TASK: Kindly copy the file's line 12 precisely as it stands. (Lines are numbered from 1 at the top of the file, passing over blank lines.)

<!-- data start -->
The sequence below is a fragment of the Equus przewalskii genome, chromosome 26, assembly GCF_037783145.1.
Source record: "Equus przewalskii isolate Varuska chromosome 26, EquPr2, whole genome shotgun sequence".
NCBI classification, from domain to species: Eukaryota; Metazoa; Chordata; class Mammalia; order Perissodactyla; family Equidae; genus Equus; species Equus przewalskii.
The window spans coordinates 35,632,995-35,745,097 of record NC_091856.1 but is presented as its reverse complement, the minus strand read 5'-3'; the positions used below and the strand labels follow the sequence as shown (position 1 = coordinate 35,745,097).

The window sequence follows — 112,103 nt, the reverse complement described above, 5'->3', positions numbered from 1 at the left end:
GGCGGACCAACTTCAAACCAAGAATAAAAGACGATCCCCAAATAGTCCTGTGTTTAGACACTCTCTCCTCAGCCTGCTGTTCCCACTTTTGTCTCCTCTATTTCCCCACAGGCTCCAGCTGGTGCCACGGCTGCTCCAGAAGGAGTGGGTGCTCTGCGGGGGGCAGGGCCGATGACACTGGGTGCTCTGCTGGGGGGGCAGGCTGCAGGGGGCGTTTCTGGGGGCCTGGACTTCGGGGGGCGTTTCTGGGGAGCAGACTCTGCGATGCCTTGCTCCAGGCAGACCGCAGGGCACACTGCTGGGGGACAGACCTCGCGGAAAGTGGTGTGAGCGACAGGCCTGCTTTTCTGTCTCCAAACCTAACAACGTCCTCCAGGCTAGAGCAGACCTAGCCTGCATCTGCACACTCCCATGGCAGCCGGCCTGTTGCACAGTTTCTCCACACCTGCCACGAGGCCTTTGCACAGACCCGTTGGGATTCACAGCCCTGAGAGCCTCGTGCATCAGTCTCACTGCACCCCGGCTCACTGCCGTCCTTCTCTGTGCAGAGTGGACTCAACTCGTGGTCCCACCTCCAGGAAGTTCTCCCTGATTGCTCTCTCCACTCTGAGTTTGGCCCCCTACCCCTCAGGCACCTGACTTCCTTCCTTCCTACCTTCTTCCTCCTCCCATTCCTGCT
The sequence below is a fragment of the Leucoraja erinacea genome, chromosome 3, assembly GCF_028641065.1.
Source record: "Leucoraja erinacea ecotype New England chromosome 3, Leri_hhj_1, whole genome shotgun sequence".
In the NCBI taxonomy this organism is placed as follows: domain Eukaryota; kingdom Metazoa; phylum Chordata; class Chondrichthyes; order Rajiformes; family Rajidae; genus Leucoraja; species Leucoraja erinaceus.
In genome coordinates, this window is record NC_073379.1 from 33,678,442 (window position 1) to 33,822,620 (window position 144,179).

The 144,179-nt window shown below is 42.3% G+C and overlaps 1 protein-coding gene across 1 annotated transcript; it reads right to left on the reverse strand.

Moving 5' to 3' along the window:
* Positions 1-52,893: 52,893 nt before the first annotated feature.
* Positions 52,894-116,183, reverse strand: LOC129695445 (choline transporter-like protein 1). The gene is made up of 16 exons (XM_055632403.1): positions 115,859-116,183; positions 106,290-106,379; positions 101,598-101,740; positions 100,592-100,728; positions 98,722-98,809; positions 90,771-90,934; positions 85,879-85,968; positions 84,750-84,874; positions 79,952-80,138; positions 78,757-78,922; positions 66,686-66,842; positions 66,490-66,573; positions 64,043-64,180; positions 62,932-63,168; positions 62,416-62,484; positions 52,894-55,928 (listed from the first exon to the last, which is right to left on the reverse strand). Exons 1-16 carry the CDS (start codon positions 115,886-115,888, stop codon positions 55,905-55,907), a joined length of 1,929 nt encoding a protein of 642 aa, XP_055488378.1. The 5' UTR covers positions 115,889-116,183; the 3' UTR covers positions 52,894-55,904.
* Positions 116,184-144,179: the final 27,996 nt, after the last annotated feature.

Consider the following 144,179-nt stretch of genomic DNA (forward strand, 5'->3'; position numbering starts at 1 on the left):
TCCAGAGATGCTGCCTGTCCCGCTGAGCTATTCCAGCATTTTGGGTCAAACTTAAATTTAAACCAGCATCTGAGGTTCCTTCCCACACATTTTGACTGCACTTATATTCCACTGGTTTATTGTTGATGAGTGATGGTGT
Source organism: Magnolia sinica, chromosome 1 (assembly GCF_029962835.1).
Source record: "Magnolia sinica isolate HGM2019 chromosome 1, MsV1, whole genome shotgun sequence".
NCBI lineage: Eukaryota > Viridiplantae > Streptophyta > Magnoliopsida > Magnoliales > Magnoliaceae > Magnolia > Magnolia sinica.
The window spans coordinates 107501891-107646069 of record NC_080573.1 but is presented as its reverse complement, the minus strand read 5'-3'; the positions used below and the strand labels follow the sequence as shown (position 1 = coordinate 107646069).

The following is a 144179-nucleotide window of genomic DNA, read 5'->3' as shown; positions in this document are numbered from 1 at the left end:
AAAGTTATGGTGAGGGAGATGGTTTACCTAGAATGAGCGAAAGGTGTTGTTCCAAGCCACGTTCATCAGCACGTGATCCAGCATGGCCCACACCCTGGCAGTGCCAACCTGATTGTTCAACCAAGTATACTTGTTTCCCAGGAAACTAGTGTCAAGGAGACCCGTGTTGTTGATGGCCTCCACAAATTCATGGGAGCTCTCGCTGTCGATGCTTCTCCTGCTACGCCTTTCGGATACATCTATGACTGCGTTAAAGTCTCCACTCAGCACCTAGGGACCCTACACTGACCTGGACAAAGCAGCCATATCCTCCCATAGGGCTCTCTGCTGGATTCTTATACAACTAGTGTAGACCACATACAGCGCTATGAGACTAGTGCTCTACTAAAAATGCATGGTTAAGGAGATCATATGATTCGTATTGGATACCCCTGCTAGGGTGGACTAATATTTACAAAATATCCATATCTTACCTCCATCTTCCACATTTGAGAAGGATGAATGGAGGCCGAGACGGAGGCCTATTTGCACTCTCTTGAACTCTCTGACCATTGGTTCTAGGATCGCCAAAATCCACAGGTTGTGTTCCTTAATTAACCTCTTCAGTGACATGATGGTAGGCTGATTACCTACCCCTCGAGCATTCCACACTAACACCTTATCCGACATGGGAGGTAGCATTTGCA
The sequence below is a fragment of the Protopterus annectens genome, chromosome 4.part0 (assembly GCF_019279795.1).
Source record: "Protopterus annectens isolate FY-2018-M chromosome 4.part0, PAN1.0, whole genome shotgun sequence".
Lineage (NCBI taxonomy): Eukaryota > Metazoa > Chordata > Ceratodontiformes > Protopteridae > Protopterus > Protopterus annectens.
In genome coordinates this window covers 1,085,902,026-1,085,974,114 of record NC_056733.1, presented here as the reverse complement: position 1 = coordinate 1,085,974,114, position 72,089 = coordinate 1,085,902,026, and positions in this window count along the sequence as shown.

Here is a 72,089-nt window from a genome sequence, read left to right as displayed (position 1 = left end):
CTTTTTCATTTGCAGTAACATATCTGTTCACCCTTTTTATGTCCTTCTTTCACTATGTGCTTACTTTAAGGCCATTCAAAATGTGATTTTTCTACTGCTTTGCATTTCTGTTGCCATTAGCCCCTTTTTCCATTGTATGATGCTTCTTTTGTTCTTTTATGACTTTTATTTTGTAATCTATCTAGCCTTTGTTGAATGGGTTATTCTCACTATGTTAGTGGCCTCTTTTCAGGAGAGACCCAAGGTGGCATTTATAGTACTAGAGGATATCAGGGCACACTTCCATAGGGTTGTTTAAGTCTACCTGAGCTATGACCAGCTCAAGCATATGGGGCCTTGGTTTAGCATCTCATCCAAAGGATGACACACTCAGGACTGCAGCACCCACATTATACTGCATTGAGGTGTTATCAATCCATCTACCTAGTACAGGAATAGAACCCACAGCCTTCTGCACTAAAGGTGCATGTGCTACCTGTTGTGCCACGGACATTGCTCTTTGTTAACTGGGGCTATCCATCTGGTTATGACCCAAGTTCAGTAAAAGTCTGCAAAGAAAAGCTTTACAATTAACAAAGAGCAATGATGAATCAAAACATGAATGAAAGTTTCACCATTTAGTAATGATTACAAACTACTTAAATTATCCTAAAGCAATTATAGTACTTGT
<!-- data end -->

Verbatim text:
Moving 5' to 3' along the window: